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Abandoned Spreepark

12 December 2020

Spreepark is a derelict amusement park located on the outskirts of Berlin, abandoned and eerie. It has been abandoned for over 10 years. Throughout the park you can find remains of children’s rides and game stalls as well as life size dinosaur statues. The park was originally created and set in 1969 and was called Veb Kulturpark Planterwald. Set up by the Communist government in East Berlin. The park thrived throughout the communist era until the fall of the Berlin wall 20 years later.

In 1991 Norbet Witte took over the park and renamed it ‘Spreepark’. Making many changes he transformed the amusement park, adding grass and water landscapes and bringing a line of new modern rides from the Mirapolis amusement park in Paris. Mr Witte changed the park numerous times and even added an English village. However it later came out that Norbet Witte was a controversial park manager and was involved in illegal activities such as smuggling cocaine, which he achieved by hiding it in parts of ride equipment that he shipped between Peru, Germany and Belgium. Due to this information surfacing the park was closed down in 2002.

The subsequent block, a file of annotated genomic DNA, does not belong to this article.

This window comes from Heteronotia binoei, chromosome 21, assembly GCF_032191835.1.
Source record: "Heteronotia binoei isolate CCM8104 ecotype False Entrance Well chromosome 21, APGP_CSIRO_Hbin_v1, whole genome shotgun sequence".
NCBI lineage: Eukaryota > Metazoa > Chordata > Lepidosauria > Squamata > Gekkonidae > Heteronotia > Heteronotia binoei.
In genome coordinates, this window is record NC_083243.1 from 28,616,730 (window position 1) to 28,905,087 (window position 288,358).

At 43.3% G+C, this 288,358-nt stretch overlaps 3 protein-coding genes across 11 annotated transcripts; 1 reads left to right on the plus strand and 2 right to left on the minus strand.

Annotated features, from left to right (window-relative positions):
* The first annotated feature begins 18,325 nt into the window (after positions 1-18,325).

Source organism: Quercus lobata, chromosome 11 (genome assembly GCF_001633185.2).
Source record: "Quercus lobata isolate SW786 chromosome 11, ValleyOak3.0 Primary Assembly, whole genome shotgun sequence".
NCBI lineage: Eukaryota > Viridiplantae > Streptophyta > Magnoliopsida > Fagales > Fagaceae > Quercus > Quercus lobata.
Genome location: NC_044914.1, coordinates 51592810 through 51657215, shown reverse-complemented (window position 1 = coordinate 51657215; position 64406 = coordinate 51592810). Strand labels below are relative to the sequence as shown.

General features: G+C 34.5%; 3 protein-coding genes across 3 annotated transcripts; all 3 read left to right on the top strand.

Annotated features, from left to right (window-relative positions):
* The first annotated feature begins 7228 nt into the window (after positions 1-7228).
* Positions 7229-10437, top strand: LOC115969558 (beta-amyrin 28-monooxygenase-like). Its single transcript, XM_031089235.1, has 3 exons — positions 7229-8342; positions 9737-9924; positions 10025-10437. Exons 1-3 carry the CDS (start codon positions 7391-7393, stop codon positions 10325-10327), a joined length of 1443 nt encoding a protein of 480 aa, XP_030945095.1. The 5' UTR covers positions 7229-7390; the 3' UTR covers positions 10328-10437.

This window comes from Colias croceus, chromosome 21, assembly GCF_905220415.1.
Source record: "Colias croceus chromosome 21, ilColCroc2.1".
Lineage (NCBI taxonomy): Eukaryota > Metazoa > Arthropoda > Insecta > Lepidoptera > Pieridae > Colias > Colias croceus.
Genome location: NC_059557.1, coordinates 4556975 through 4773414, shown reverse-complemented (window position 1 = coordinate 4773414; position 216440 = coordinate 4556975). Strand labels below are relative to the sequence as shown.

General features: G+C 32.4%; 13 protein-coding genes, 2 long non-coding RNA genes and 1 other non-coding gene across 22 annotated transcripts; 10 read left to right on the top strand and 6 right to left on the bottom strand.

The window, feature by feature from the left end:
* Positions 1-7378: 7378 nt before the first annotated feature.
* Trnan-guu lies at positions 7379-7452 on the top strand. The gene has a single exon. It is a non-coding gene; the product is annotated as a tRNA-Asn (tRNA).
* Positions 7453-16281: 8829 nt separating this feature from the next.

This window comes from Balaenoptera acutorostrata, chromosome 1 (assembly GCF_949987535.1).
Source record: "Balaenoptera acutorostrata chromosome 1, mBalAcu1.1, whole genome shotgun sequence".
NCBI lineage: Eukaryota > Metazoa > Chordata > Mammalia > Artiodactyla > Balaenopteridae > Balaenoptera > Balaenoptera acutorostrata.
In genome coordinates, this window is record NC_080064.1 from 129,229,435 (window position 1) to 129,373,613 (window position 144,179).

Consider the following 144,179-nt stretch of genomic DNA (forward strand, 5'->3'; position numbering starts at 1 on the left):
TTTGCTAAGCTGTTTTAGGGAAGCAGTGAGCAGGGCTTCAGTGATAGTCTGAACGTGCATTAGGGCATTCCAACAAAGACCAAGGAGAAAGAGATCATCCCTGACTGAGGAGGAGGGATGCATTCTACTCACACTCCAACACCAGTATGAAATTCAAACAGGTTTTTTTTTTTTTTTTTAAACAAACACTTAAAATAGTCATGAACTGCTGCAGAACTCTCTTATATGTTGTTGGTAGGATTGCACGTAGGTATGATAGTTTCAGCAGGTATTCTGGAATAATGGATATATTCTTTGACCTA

From 2002 the park remained shut down, with erosion and nature soaring throughout the park. Causing destructive damage and in 2014 a fire started by arson destroyed much of the equipment in the park. Due to this the government increased security on the site with new fences around the perimeter. Miraculously in 2016 a company put forward a plan to take over the park. To transform it into a location for arts and culture. The company Grun Berlin GmbH was owned by the city of Berlin. They forwarded the proposed plans in late 2018 and are considered to be implemented over several years.

As of last year many of the attractions was removed. However some of the main features such as the large Ferris wheel and rollercoaster remain. Along with the restaurant from the very first year of the park being open, and a water ride, carousel and cinema from the takeover period.

The park was the only of its kind in the communist era. Covering around 74 acres it welcomed around half a million visitors per year at its peak popularity. The Ferris wheel (photographed above) was the parks most popular feature. Being upgraded in 1989 to celebrate the 40th anniversary. Adding more cabins to the ride and increasing the height of the structure .

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